Now I understand He grew up in some sort of rural community dedicated to cowherding so it makes sense that everyone around him was making butter because it’s not like ancient India was known for its cheese or refrigeration, is it? This was also pre-pasteurization so there’s that to be considered. And there’s only so much milk you can drink without bringing it all back up. Besides which, not everybody actually enjoys drinking milk, which I personally find strange (it’s yummy, it’s healthy, it goes great with chocolate whether hot or cold – what’s not to like?) but it’s not for me to judge.
But what exactly were they doing with all that butter? I don’t think anybody ever explained that to me. All this time I’ve sort of imagined that they did what we’d do these days with it (sell it to the co-op!) but now that I think about it, the White Revolution (relax, this is the food kind) only took place a couple of decades ago.
So did they sell it or did they all have a butter addiction? Because if you’ve seen those paintings of Krishna sneaking in to steal some butter, there’re pots and pots of the stuff. Their food must have been drowning in it!
Butter! Butter! Butter! Butter flavored milk! Butter flavored veggies! Butter flavored toothpaste! Butter! Butter! Butter! It makes everything… better.
The heart disease in that district must have been through the roof. Maybe that’s why Yasoda was always mad when Krishna stole the butter. How happy would you be if your kid developed a butter addiction? You come home from work and there’s little Munnu Punnu sitting on the couch, watching TV and munching on a stick of butter. Ew! Butter breath baby!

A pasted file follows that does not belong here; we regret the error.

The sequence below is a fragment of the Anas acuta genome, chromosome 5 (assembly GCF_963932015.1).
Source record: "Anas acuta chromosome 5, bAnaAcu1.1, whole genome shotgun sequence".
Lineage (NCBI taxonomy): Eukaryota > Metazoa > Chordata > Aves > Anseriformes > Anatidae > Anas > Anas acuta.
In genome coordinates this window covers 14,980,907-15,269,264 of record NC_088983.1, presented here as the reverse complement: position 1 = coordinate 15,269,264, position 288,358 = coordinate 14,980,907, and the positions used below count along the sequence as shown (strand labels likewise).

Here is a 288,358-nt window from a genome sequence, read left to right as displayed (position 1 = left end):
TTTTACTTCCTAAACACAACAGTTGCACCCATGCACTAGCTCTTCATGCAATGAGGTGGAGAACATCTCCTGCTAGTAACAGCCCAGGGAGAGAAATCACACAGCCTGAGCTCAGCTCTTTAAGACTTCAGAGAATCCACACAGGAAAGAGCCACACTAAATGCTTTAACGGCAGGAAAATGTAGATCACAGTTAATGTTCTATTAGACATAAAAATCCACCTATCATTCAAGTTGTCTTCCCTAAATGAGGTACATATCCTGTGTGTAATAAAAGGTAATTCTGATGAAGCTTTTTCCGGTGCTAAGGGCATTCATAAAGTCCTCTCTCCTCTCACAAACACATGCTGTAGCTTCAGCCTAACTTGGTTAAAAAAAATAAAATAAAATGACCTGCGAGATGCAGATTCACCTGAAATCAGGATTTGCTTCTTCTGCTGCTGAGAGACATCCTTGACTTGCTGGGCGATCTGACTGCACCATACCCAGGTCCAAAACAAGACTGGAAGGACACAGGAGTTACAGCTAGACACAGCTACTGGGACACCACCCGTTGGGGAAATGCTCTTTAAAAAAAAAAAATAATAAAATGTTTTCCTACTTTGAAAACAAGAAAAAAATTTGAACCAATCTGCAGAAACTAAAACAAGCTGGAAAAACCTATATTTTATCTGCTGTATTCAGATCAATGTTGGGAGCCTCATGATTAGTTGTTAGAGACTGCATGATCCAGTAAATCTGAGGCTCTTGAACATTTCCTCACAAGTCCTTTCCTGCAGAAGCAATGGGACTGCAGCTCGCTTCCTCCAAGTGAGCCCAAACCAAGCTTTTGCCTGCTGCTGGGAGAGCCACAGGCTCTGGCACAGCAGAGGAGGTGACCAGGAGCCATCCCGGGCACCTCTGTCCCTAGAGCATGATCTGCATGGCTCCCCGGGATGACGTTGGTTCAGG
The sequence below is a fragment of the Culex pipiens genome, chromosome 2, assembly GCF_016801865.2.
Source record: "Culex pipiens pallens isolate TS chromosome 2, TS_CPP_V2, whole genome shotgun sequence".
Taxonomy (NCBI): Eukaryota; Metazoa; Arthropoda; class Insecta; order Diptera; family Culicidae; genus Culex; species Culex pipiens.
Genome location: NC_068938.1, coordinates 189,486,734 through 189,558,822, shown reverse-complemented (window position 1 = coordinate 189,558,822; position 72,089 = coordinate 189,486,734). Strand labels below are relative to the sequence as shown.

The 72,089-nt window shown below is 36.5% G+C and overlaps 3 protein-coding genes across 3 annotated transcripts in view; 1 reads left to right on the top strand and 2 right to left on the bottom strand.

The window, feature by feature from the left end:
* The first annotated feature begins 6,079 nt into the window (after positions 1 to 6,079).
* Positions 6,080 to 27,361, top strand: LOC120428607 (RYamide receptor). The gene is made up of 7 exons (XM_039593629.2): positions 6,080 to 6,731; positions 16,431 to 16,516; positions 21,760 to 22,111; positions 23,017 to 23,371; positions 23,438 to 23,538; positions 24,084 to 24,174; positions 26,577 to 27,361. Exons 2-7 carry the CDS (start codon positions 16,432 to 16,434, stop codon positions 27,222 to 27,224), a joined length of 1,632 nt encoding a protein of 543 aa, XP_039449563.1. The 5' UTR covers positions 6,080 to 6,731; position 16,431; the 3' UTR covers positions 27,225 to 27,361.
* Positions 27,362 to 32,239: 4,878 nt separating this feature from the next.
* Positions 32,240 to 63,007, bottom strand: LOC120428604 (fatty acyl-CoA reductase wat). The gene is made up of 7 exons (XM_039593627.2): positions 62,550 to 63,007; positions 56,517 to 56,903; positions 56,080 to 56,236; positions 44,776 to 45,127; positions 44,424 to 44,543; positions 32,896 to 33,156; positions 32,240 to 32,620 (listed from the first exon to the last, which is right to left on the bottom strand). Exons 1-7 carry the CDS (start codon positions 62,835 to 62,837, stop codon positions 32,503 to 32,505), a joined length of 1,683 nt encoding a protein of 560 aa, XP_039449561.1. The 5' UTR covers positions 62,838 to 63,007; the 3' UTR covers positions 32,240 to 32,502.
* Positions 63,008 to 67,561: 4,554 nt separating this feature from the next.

But maybe it was about economics as well. Even if they didn’t have currency back then (did they?), they must have had some sort of barter system and it can’t have been going well if the day’s butter was getting gobbled up by some kid with an outsize appetite.
Which is another thing I don’t get. All through the stories, Krishna seems pretty aware of the fact that he’s actually a divinity and not some mortal kid. So he must remember what he used to eat in his regular guise, right? Ambrosia, which has always gotten pretty good press. Add two plus two: does ambrosia taste like butter? Oh my God, is that why I Can’t Believe It’s Not Butter will keep you alive longer? Are we buying the food of the Gods in a little plastic tub for less than five bucks?
Being a God isn’t what it used to be, huh?
I thought maybe this is some sort of representation of the eat butter-get fat-look rich formula. You know, “child of an eating-drinking home”, which sounds sort of terrifying in translation (you have a home that likes to snack? On what? Flesh and blood?) until you realize it’s just Indian code for “fat” or rather “not poor”. The only problem here is that once Krishna grows up, he apparently went into butter rehab and never steals any again. Of course, he was king so maybe he could now afford all the butter he wanted. I say tomato, you say tomahto; I say chocolate eclairs, you say butter.
But the other intriguing theory I read was that “Butter Thief” was a reference to Krishna’s more famous role as “Love Thief”. I need to read more about this angle because the memory of my childhood is now staring at me like I was a mad person.